Designing for Robust Engagement


Joanna Frank, Executive Director, Center for Active Design

Anusha Alikhan, Director of Communications, Knight Foundation

Center for Active Design to create guidelines for promoting civic engagement using design with $115,000 from Knight Foundation

“Designing for Robust Engagement” offers first-of-its-kind guide for cities

MIAMI – Nov. 5, 2014 – To help build cities that encourage citizens to get involved in shaping the future of their communities the Center for Active Design will create a set of design guidelines that use architecture and urban planning to encourage more civic engagement. The John S. and James L. Knight Foundation is supporting the initiative with $115,000.

The initiative, “Designing for Robust Engagement,” aims to foster more social connections, political participation, and resident involvement in creating vibrant public spaces and community assets. It will combine urban development with design thinking, a community-centered approach to addressing issues and challenges that focuses on collaboration and action.

The Center for Active Design has developed successful research-based publications that provide practical solutions to promoting urban health, design innovation, and citizen engagement. The Center advances strategies found in the Active Design Guidelines, published by New York in 2010, which provides architects and urban designers with strategies for creating buildings, streets, public spaces and neighborhoods that encourage more physical activity and healthier living. Building on this work, with Knight support the Center will develop a set of guidelines driven by principles of design to promote civic engagement.

“Citizens who are fully engaged in their communities are motivated to vote, contribute to their communities, shape politics and act as stewards of public spaces and activities,” said Carol Coletta, Knight Foundation’s vice president for community and national initiatives. “We hope the Center can find ways to use the power of design to make it more likely that people will play active civic roles in their communities, in the same way the center developed guidelines for design to encourage healthy behaviors. Our goal is to provide cities with a guidebook for using design to spur people to action.”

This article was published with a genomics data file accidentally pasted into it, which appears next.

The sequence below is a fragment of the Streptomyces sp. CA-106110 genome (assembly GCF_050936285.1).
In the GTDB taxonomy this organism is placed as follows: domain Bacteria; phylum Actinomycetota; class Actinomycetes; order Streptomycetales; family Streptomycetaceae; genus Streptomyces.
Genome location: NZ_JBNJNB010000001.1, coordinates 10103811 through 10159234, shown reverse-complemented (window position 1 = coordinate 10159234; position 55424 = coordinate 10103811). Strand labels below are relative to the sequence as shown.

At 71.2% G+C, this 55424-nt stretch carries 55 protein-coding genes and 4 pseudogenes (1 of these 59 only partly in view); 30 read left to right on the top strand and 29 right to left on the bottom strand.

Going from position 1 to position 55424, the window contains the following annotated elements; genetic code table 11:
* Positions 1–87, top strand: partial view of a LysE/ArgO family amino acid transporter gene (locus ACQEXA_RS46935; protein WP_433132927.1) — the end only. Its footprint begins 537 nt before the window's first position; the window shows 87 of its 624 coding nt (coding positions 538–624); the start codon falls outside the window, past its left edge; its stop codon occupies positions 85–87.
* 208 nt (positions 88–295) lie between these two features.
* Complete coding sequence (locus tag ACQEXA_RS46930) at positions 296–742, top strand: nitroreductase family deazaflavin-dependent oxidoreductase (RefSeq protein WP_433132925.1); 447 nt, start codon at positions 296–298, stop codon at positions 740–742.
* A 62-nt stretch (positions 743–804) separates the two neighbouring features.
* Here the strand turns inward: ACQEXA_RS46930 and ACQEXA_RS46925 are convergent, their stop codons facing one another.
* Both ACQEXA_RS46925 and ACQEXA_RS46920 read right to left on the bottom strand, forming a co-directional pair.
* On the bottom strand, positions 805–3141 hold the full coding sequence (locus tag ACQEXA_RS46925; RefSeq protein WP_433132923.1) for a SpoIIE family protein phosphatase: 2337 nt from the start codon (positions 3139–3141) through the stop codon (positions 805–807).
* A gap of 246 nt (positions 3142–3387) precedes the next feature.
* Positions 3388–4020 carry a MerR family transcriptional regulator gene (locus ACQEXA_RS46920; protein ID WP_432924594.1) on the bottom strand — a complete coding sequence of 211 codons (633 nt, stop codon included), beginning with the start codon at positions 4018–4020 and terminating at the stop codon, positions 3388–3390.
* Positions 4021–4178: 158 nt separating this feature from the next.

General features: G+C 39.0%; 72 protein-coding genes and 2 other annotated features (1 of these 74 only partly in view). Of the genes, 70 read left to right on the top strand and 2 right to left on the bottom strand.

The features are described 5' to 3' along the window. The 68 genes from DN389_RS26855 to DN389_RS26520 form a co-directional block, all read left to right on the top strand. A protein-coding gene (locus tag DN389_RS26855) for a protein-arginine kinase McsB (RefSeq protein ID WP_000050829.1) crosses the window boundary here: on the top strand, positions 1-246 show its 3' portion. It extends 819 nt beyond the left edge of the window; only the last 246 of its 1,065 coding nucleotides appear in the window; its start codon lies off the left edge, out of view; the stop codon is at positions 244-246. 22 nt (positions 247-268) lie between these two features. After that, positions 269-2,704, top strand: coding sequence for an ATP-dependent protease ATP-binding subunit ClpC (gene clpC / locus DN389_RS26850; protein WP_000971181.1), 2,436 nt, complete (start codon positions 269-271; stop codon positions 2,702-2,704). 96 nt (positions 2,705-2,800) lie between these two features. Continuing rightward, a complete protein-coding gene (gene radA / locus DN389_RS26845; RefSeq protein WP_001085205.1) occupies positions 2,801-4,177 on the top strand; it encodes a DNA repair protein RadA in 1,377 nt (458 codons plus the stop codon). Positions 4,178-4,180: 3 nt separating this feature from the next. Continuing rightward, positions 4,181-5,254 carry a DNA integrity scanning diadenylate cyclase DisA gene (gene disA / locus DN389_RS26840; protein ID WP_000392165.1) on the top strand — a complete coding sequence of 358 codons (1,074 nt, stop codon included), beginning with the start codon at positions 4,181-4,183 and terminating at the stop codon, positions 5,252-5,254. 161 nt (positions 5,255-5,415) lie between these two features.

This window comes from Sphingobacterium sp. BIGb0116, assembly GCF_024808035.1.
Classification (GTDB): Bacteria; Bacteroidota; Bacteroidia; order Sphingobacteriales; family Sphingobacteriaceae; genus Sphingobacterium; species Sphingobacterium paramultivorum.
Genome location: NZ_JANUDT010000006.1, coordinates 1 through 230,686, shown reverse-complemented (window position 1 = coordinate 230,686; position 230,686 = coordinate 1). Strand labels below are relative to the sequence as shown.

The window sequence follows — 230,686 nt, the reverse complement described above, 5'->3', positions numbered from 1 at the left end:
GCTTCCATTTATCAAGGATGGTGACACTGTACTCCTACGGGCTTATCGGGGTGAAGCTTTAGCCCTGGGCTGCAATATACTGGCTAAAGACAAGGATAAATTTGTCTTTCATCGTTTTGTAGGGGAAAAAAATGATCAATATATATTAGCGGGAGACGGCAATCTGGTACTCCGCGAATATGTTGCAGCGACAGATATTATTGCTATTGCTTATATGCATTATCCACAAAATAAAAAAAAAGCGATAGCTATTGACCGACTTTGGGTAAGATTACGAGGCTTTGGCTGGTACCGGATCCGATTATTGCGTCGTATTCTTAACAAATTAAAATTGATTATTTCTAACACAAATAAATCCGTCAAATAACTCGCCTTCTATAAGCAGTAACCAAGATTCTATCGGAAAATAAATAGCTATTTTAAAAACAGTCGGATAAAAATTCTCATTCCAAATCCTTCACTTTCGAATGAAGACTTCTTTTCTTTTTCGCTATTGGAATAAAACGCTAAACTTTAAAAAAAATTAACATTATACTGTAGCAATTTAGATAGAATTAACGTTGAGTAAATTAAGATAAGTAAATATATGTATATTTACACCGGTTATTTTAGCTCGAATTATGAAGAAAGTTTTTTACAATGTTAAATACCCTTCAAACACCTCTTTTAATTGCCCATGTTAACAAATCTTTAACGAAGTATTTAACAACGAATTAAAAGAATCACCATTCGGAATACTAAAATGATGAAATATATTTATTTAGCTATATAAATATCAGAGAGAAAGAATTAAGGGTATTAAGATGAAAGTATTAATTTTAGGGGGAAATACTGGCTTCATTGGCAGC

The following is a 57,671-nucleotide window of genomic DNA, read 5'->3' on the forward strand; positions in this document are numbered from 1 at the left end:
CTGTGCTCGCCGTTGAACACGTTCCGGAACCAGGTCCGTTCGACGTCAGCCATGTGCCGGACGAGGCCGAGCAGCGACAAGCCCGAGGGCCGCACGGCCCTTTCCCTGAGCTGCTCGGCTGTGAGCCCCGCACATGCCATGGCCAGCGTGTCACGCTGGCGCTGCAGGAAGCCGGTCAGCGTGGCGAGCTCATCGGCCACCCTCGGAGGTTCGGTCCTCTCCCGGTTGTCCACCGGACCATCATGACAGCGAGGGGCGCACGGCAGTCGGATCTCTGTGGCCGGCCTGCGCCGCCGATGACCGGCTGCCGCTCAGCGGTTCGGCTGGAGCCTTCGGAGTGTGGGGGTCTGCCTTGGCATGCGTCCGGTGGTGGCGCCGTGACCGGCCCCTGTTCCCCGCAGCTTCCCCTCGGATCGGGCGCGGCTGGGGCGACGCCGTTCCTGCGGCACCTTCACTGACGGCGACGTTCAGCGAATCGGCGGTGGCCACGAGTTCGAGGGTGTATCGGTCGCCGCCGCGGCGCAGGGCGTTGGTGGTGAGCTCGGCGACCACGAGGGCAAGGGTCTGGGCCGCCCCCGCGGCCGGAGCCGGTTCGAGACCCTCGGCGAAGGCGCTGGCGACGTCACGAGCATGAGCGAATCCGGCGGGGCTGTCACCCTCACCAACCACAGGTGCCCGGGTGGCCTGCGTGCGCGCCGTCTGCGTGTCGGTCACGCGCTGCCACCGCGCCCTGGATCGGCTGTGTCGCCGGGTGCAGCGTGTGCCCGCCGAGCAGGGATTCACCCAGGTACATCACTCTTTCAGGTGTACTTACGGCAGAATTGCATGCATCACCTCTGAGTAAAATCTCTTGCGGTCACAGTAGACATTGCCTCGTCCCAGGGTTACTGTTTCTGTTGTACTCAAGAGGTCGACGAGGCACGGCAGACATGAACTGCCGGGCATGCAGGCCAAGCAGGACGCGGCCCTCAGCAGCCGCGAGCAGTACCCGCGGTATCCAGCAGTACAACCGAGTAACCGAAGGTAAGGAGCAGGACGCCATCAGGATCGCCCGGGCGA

“We’re excited to work with Knight Foundation and other industry experts in exploring new frontiers in design and how it can positively impact civic engagement levels and the long-term health of communities,” said Joanna Frank, executive director at the Center for Active Design. “This funding will allow us to further our mission of changing design thinking to promote the health and well-being of people and their neighborhoods.”

To begin the project, the organization will identify available research and convene an advisory group of industry experts from various professional sectors. This collaborative process will lead to “Designing for Robust Engagement,” a first-of-its-kind guide that will create a direct link between community design and fully engaged community members. It will provide practical strategies and informative solutions for civic leaders, community members, planners, developers, and designers to use in creating cities that encourage well-informed and engaged people.

About the John S. and James L. Knight Foundation

Knight Foundation supports transformational ideas that promote quality journalism, advance media innovation, engage communities, and foster the arts. The foundation believes that democracy thrives when people and communities are informed and engaged. KnightFoundation.org

About the Center for Active Design

The Center for Active Design is a not-for-profit organization committed to transforming the approach to neighborhood and building design to make health a central priority in development. The Center translates research into design solutions that amplify the role of the built environment in encouraging strategies that engage communities in promoting health and well-being. It serves design professionals, policy makers, community groups, and the real estate community, while maintaining a multidisciplinary perspective in its promotion and expansion of the Active Design strategies.